The Barossa Valley is home to some of the great wines of South Australia. The 2013 Yalumba Patchwork Shiraz from the dry hills of Barossa packs a punch in a big way. The region remains untouched by phylloxera, the minuscule root louse that once threatened to destroy most of the world’s vineyards. Therefore many of the vines in the valley are considered “old vine” and grow grapes with more concentrated, complex flavors than that of young vines. Unctuous and spicy, the 2013 Yalumba Patchwork Shiraz is a mighty wine, unlike most popstar, fruity, smoky bottles of Shiraz. The bouquet is intense. Full bodied and creamy, the wine bursts with flavors of blackberry and chocolate, held up by velvety, spicy tannins, and laced with a subtle hint of citrus zest or orange peel. Despite it’s higher alcohol content at 14.1% (which can sometimes eat up all a wine has to offer in finesse), I was impressed with this wine. The Patchwork Shiraz has some speaking points worth listening to. The wine’s high notes of citrus are very much in tune with it’s low notes of fig and chocolate, tied together with a bold, peppery finish.
The 2013 Yalumba Patchwork Shiraz is a good wine for testing out some classic Shiraz and food pairings. Such pairings include brisket, grilled london broil, or beef stew — hearty, meat-based dishes that have some charcoal or spice kick to them. Try this Shiraz with hot, spicy Indian food — a fabled pairing!
Yalumba is the largest and oldest family owned wine making operations in the Barossa Valley. The company is proud to be the first in the world to be awarded the Climate Protection Award from the US Environmental Protection Agency. Accordingly, the family (the Smiths and Hill-Smiths) claims that working the same spot of land for over 165 years teaches one a thing or two about the importance of sustainability. I’m not experienced enough to say whether or not I can taste sustainable production in a wine or not, but I flatter myself in that I can taste quality production more generally. And oftentimes sustainable production requires a more watchful eye. The company’s 2013 Patchwork Shiraz certainly tastes well crafted. It seems the family has learned a thing or two over the years.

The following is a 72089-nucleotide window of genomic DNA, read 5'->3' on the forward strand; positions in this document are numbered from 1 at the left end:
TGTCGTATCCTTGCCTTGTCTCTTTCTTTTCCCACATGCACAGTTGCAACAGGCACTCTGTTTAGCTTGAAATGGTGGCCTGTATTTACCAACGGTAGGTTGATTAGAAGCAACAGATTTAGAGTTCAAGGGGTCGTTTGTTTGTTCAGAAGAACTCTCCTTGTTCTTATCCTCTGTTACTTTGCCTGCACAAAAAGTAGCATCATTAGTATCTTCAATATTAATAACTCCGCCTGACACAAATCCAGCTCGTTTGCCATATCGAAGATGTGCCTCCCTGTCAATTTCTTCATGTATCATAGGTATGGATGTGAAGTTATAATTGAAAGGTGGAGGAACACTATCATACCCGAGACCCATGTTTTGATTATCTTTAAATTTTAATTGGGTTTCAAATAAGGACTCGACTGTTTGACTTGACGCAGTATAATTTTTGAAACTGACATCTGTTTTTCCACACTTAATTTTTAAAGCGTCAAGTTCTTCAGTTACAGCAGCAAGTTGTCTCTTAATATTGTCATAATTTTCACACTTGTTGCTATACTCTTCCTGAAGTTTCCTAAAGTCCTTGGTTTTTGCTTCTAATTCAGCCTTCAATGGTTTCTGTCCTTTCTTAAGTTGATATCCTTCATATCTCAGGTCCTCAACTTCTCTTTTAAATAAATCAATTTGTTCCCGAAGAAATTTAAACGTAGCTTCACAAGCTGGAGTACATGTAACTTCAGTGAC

The company’ winery, where the 2013 Yalumba Patchwork Shiraz was born, also lives in one of the oldest wine growing regions in Australia. The area was named after the Barrosa Ridge in the Spanish wine growing region Andalusia in the early 1830s as Europeans began arriving in Australia. The climate mirrored the familiar, Mediterranean terrain of Europe and was found suitable for grape growing. However, due to a registration area, a new name, “Barossa,” was born. Although the big, bold reds of Mediterranean Spain are not worlds away from those of the Barossa Valley, the accidental name change is fitting. The Shiraz, Cabernet Sauvignon and GSM (Grenache, Syrah, and Mourvèdre or Monastrell) wines of Barossa have taken on quite a reputation and a life of their own. Innovative winemakers have brought practices from Bordeaux like oak aging and cold stabilization to the area in the 1940s, both of which were used to wrestle the power of Shiraz into more structured, serious wines. Despite changes in the market and vintage trouble over the last 60 years, Barossa continues to find itself as the 5th and 6th generation winegrowers look to the future. Barossa winemakers continue to have faith in their full-bodied, fruit-driven wines despite the world’s call for cool climate elegance. Their faith has not gone unnoticed nor unappreciated. With each sip of a wine like the 2013 Yalumba Patchwork Shiraz, sip the the hearty, persevering soul of Barossa.